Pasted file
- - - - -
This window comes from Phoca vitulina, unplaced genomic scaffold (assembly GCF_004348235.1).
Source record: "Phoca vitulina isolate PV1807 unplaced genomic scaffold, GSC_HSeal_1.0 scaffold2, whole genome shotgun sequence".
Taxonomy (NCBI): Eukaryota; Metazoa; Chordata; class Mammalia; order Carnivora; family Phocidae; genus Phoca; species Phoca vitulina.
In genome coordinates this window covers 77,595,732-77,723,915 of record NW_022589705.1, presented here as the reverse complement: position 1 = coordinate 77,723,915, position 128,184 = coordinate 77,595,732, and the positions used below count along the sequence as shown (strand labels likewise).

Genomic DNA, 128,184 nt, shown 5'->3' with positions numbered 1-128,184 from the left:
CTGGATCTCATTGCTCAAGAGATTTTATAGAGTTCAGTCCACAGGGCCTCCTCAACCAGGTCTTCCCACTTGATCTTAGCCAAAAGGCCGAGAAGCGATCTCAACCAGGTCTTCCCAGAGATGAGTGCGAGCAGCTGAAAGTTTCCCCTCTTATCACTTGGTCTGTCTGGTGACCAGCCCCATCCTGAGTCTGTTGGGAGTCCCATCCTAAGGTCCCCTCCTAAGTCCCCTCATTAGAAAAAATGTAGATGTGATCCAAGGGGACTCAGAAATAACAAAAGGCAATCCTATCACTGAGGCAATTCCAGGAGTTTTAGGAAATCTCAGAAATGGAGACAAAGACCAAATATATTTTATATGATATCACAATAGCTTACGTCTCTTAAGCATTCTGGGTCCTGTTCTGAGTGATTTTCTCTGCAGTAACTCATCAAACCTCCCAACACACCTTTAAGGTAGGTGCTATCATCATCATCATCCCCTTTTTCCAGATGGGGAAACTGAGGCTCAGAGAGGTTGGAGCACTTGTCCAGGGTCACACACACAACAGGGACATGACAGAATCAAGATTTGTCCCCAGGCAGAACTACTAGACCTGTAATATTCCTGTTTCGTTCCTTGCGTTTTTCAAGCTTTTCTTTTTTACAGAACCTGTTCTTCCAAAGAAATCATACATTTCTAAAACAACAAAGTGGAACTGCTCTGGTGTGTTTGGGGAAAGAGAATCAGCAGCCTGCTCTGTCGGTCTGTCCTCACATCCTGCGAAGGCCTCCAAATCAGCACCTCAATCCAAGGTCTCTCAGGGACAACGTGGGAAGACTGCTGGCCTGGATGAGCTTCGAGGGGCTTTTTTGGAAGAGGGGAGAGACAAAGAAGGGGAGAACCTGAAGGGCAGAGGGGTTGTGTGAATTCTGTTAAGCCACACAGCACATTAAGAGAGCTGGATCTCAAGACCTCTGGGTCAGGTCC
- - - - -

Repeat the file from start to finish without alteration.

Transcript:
This window comes from Phoca vitulina, unplaced genomic scaffold (assembly GCF_004348235.1).
Source record: "Phoca vitulina isolate PV1807 unplaced genomic scaffold, GSC_HSeal_1.0 scaffold2, whole genome shotgun sequence".
Taxonomy (NCBI): Eukaryota; Metazoa; Chordata; class Mammalia; order Carnivora; family Phocidae; genus Phoca; species Phoca vitulina.
In genome coordinates this window covers 77,595,732-77,723,915 of record NW_022589705.1, presented here as the reverse complement: position 1 = coordinate 77,723,915, position 128,184 = coordinate 77,595,732, and the positions used below count along the sequence as shown (strand labels likewise).

Genomic DNA, 128,184 nt, shown 5'->3' with positions numbered 1-128,184 from the left:
CTGGATCTCATTGCTCAAGAGATTTTATAGAGTTCAGTCCACAGGGCCTCCTCAACCAGGTCTTCCCACTTGATCTTAGCCAAAAGGCCGAGAAGCGATCTCAACCAGGTCTTCCCAGAGATGAGTGCGAGCAGCTGAAAGTTTCCCCTCTTATCACTTGGTCTGTCTGGTGACCAGCCCCATCCTGAGTCTGTTGGGAGTCCCATCCTAAGGTCCCCTCCTAAGTCCCCTCATTAGAAAAAATGTAGATGTGATCCAAGGGGACTCAGAAATAACAAAAGGCAATCCTATCACTGAGGCAATTCCAGGAGTTTTAGGAAATCTCAGAAATGGAGACAAAGACCAAATATATTTTATATGATATCACAATAGCTTACGTCTCTTAAGCATTCTGGGTCCTGTTCTGAGTGATTTTCTCTGCAGTAACTCATCAAACCTCCCAACACACCTTTAAGGTAGGTGCTATCATCATCATCATCCCCTTTTTCCAGATGGGGAAACTGAGGCTCAGAGAGGTTGGAGCACTTGTCCAGGGTCACACACACAACAGGGACATGACAGAATCAAGATTTGTCCCCAGGCAGAACTACTAGACCTGTAATATTCCTGTTTCGTTCCTTGCGTTTTTCAAGCTTTTCTTTTTTACAGAACCTGTTCTTCCAAAGAAATCATACATTTCTAAAACAACAAAGTGGAACTGCTCTGGTGTGTTTGGGGAAAGAGAATCAGCAGCCTGCTCTGTCGGTCTGTCCTCACATCCTGCGAAGGCCTCCAAATCAGCACCTCAATCCAAGGTCTCTCAGGGACAACGTGGGAAGACTGCTGGCCTGGATGAGCTTCGAGGGGCTTTTTTGGAAGAGGGGAGAGACAAAGAAGGGGAGAACCTGAAGGGCAGAGGGGTTGTGTGAATTCTGTTAAGCCACACAGCACATTAAGAGAGCTGGATCTCAAGACCTCTGGGTCAGGTCC